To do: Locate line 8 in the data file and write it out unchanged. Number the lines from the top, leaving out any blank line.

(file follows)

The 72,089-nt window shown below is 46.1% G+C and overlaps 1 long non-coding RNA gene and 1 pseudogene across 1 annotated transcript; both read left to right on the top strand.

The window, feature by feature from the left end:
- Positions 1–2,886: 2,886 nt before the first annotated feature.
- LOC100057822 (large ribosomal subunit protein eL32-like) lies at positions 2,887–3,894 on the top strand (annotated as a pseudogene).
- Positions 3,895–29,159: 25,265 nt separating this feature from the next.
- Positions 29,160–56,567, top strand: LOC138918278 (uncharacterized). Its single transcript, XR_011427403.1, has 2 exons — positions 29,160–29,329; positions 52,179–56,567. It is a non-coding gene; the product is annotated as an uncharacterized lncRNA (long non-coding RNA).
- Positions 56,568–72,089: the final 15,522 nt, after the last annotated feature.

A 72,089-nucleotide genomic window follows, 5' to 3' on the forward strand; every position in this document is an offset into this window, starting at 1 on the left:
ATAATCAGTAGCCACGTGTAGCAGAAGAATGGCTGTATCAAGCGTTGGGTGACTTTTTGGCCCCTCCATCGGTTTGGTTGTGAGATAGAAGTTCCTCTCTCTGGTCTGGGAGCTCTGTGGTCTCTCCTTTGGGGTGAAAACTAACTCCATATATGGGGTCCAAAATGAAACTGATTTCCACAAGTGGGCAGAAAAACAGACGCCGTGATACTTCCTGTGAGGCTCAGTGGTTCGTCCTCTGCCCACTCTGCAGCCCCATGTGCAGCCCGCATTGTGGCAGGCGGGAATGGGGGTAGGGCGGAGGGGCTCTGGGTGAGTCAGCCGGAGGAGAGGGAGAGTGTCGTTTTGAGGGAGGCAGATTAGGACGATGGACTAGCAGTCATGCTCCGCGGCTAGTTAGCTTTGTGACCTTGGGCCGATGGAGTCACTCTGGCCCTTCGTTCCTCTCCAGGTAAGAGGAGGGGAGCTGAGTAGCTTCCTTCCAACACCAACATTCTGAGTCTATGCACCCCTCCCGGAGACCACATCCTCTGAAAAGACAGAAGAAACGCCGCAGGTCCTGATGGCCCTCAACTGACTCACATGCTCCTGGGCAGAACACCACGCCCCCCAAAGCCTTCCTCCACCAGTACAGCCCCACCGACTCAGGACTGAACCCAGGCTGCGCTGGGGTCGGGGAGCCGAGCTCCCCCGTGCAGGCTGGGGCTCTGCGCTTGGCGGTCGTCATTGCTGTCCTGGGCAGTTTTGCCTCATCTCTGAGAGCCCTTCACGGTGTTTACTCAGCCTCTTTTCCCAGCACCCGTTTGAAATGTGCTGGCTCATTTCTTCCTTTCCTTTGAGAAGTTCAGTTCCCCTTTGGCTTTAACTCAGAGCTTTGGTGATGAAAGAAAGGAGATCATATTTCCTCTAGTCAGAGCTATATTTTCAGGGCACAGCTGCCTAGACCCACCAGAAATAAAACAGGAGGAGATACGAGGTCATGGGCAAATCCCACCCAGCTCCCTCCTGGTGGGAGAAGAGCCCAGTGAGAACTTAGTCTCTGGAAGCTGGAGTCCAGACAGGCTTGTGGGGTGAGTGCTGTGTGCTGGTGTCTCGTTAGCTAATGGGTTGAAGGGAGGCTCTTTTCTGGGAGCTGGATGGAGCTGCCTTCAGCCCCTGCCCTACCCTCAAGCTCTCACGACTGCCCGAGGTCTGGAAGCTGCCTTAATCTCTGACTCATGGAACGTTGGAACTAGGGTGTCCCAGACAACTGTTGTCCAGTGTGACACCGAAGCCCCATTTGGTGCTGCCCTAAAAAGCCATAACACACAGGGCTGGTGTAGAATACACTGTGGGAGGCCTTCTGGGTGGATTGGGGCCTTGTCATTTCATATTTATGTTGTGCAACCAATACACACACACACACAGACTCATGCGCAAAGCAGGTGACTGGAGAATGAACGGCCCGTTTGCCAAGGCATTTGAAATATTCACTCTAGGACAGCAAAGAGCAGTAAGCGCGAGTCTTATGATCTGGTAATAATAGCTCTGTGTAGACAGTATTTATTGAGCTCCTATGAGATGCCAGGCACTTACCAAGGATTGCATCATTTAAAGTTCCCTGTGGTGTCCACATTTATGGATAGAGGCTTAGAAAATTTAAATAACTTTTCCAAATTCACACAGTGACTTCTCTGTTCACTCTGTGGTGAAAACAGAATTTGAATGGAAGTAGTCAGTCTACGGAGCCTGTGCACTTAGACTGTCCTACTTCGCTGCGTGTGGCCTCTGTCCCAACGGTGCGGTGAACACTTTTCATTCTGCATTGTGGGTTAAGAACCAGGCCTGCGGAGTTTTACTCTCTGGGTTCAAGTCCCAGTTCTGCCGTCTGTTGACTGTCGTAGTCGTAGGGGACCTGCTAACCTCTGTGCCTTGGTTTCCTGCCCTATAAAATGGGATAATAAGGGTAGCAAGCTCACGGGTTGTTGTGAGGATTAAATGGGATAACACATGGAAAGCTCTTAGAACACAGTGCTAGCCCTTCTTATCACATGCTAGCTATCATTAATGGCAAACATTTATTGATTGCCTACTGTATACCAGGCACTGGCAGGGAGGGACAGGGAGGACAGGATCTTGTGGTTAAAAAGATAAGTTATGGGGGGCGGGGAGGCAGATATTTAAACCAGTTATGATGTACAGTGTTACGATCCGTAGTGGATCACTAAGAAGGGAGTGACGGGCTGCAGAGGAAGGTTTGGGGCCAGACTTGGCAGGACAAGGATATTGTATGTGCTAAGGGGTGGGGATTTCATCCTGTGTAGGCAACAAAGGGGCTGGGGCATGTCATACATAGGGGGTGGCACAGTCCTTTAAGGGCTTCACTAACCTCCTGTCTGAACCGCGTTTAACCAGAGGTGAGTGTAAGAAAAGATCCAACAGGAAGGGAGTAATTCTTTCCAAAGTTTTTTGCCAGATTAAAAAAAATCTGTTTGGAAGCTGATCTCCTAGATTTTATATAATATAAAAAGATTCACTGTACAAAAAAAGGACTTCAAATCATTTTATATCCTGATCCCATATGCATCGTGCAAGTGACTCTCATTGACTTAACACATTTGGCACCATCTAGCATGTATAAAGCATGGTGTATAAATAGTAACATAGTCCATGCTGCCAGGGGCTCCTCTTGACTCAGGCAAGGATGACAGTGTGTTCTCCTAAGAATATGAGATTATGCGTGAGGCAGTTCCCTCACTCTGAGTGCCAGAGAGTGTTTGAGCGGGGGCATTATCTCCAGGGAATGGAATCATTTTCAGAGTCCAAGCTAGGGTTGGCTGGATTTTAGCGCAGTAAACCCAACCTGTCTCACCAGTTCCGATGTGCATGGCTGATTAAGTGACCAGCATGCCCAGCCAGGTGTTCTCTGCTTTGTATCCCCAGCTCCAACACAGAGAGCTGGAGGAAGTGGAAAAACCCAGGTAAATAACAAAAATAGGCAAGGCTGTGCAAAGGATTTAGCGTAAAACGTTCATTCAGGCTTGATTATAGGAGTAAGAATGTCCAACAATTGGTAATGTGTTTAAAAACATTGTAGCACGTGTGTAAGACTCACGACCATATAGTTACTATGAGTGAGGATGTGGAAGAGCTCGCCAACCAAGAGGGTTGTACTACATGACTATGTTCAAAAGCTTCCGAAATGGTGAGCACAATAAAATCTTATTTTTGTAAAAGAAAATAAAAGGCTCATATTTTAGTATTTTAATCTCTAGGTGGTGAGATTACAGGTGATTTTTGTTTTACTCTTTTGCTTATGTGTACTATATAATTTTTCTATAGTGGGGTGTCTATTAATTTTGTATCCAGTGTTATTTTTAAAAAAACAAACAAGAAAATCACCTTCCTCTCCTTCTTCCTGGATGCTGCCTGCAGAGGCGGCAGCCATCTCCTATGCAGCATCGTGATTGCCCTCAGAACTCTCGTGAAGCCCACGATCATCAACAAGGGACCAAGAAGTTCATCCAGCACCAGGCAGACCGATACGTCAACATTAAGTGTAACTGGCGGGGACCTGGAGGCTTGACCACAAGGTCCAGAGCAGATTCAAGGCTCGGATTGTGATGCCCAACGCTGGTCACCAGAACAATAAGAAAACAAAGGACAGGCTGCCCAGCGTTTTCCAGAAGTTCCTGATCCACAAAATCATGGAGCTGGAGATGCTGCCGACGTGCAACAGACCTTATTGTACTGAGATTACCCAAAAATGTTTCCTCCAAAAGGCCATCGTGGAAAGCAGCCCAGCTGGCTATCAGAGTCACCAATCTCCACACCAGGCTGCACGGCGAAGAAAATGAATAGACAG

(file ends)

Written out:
A 72,089-nucleotide genomic window follows, 5' to 3' on the forward strand; every position in this document is an offset into this window, starting at 1 on the left: